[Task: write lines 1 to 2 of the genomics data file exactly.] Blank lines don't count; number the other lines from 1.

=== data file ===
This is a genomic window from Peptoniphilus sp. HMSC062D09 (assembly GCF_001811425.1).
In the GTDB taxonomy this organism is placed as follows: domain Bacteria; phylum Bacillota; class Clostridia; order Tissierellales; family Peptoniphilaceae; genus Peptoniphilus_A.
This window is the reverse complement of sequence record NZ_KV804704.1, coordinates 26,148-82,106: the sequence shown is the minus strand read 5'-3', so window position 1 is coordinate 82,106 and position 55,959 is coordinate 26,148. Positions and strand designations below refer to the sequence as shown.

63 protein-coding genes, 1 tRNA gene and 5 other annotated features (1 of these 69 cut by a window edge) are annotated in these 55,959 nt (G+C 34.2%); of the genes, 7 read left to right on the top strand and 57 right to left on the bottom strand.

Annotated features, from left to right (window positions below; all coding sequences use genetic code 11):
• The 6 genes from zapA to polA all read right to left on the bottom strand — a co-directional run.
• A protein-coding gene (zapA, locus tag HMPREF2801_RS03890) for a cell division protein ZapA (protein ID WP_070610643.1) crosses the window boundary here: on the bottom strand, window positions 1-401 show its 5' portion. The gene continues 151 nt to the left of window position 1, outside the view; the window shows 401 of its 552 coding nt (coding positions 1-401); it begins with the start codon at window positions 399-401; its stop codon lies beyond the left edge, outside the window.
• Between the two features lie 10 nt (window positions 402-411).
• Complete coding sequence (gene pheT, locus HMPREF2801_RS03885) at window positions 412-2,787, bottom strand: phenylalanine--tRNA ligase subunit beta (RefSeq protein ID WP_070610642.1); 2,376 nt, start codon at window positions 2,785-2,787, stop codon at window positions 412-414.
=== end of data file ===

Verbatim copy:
This is a genomic window from Peptoniphilus sp. HMSC062D09 (assembly GCF_001811425.1).
In the GTDB taxonomy this organism is placed as follows: domain Bacteria; phylum Bacillota; class Clostridia; order Tissierellales; family Peptoniphilaceae; genus Peptoniphilus_A.